Analysts at several cybersecurity firms have confirmed that a cyberattack that struck Europe on Tuesday is using a powerful and dangerous cyberweapon created by the National Security Agency and leaked in April.
The cyberattack, dubbed "Petya," bears the hallmarks of last month's "WannaCry" ransomware attack, which swept across 150 countries and crippled transportation systems and major hospitals. Petya is using an NSA zero-day exploit known as EternalBlue to spread.
Zero-day exploits are tools that take advantage of software vulnerabilities hackers can use to get into computer programs and data. EternalBlue exploits a loophole in Microsoft Windows and was part of a slew of NSA cyberweapons posted online in April by the hacker group Shadow Brokers.
Matthew Hickey, a security expert, told Ars Technica that the leak was "by far the most powerful cache of exploits ever released."
"It effectively puts cyberweapons in the hands of anyone who downloads it," Hickey added.
Greg Martin, CEO of the cybersecurity firm JASK, described EternalBlue as "a universal skeleton key."
"For many, many years, while it was a secret, the NSA could use [EternalBlue] to unlock any door of any computer network in the world," Martin said. "It was the ultimate cyberweapon for espionage."
A variation of EternalBlue was used in May's WannaCry attack, which was stalled and shut down when Marcus Hutchins, a 22-year-old security researcher in England, found and activated a "kill switch" in the code. Since then, hackers have been tweaking WannaCry's code to get around a potential kill switch and carry out a more widespread global attack, Politico reported.
Petya's code was written on June 18, according to Kaspersky Lab, a Russian cybersecurity firm.
Petya is more sophisticated than WannaCry, said Alex Hamerstone, a cybersecurity expert at TrustedSec.
"It appears to use a lot of the same elements [as WannaCry], but it's spreading and replicating itself in a more sophisticated way," he said. "And this attack is not just encrypting files — it's encrypting at a deeper level than that."
The cybersecurity firm FireEye told The Financial Times that rather than encrypting files, Petya holds the entire system hostage until a ransom has been paid.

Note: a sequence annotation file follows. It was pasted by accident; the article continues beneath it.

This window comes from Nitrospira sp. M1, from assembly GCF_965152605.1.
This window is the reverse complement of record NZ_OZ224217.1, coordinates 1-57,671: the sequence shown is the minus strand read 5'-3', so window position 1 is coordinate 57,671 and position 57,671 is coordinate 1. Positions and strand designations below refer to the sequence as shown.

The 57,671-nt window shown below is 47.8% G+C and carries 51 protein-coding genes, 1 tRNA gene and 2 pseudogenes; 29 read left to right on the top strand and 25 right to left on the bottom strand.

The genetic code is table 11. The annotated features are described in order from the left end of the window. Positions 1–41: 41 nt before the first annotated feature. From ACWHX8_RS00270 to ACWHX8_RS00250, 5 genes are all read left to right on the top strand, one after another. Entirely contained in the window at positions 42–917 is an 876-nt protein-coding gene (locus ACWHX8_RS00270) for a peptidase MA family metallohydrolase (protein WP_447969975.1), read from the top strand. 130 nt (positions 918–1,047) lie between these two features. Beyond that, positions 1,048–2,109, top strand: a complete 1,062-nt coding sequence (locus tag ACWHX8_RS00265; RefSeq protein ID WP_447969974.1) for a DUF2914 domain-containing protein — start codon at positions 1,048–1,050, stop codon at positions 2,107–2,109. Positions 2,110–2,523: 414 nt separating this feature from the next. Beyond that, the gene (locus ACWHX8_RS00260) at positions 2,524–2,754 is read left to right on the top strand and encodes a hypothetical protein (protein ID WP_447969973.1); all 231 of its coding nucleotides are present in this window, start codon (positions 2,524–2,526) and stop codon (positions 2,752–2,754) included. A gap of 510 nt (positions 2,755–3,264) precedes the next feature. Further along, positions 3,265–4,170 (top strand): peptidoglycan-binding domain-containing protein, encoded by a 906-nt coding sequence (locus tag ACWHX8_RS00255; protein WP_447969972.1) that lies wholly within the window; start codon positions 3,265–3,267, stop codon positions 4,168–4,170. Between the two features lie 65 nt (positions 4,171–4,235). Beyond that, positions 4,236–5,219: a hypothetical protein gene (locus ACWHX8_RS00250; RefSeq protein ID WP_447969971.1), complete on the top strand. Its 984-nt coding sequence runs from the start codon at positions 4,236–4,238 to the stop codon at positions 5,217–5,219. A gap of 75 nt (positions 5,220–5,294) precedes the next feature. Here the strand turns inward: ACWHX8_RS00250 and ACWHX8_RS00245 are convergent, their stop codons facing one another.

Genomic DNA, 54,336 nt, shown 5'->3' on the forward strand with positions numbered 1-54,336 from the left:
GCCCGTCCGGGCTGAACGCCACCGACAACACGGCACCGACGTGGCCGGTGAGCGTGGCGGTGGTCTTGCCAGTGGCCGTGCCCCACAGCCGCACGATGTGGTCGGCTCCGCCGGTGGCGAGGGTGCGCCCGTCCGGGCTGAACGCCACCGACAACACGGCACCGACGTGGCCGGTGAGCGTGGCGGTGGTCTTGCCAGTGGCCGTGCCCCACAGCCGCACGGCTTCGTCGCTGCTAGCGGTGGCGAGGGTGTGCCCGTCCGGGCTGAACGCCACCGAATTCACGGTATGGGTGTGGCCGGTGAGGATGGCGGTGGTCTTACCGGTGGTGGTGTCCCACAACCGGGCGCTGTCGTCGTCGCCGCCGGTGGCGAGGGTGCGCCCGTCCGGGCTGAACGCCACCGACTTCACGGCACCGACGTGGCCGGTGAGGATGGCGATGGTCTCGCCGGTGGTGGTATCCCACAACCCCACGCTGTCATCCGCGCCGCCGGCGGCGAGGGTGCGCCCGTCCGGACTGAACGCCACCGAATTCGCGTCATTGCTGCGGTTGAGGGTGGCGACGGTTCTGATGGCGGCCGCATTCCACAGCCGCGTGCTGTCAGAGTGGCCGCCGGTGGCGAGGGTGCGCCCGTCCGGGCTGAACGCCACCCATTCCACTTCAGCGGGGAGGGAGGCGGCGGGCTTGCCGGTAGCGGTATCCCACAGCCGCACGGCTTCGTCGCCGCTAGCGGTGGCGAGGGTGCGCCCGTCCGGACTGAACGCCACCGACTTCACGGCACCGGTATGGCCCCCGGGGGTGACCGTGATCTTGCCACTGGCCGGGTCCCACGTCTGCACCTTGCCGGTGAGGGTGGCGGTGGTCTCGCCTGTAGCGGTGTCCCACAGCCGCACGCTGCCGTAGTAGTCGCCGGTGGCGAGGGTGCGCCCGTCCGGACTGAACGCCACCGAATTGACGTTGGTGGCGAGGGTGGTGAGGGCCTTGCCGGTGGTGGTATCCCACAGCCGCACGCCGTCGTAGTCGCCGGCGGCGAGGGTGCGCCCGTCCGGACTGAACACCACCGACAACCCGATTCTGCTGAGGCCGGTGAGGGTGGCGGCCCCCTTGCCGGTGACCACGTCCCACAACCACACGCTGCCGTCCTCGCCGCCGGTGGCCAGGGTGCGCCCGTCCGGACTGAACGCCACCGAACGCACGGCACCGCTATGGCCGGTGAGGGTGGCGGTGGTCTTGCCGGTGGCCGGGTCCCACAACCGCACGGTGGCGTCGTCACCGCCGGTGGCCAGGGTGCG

The ransomware hit several European countries and corporations, including Ukraine's central bank and its capital's main airport; the Russian state-owned oil giant, Rosneft; the British advertising company WPP; the pharmaceutical giant Merck; and the shipping company A.P. Moller-Maersk.
Though it's unclear how far-reaching Petya's consequences will be, "they'll likely be quite large," Hamerstone said. "They're taking down systems and shutting down companies."
The malware demands a ransom in bitcoin for victims to recover their data. Twenty-seven had paid as of Tuesday afternoon, according to Politico.
After the attack, Merck reportedly instructed all employees to turn off their work computers indefinitely amid a "companywide shutdown."
Martin said the implications of Tuesday's attack were "really scary, because these sophisticated cyberweapons are out in the open. Any cybercriminal, terrorist organization, or foreign government can take these tools, weaponize them, and run their own attack."
'Ukraine was targeted'
So far, experts have found that Ukraine was the hardest hit, followed by Russia.
The Ukrainian central bank said Tuesday that an "unknown virus" was the culprit of attacks leveled against it.
"As a result of these cyberattacks these banks are having difficulties with client services and carrying out banking operations," the bank said in a statement.
The country's official Twitter account also put out a statement: "Some of our gov agencies, private firms were hit by a virus. No need to panic, we're putting utmost efforts to tackle the issue."
Petya also forced Ukraine's Chernobyl plant to switch to manual radiation monitoring.
Martin said that although Ukraine was the hardest hit, it was "not any more vulnerable than the US or Canada or the UK."
Instead, he said he believed that because of its tumultuous political climate, "Ukraine was targeted by bad actors who are using it as a cyberweapon testing ground over the past couple of years."
In 2015, a massive cyberattack leveled against the country's power grid cut electricity to almost 250,000 Ukrainians. Cybersecurity experts linked the attack to IP addresses associated with Russia. Since then, Wired magazine's Andy Greenberg reported last week, Ukraine has seen an increasing number of Ukrainian corporations and government agencies hit by cyberattacks in a "rapid, remorseless succession."
Ukraine is now host to what may turn into a full-blown cyberwar, Greenberg reported. Two separate attacks on the country's power grid were part of a "digital blitzkrieg" that had been waged against Ukraine for the past three years.
"You can't really find a space in Ukraine where there hasn't been an attack," Kenneth Geers, a NATO ambassador focusing on cybersecurity, told Wired.
It's unclear where Tuesday's cyberattack originated.
"In cases like this and with the WannaCry attack, we can see that bad actors, whoever they may be, can continually up the ante and sophistication of how damaging these attacks are," Martin said.
He added that "this is about unfettered access and being able to infect any machine in the world."
May's WannaCry attack was linked to the North Korean government, "and although North Korea is well-organized, they've been shown to have lots of mistakes in attacks they've waged in the past," Martin said.
If Petya is found to have originated from hackers with links to Russia, however, "we can expect that this attack will be much more far-reaching and sophisticated."
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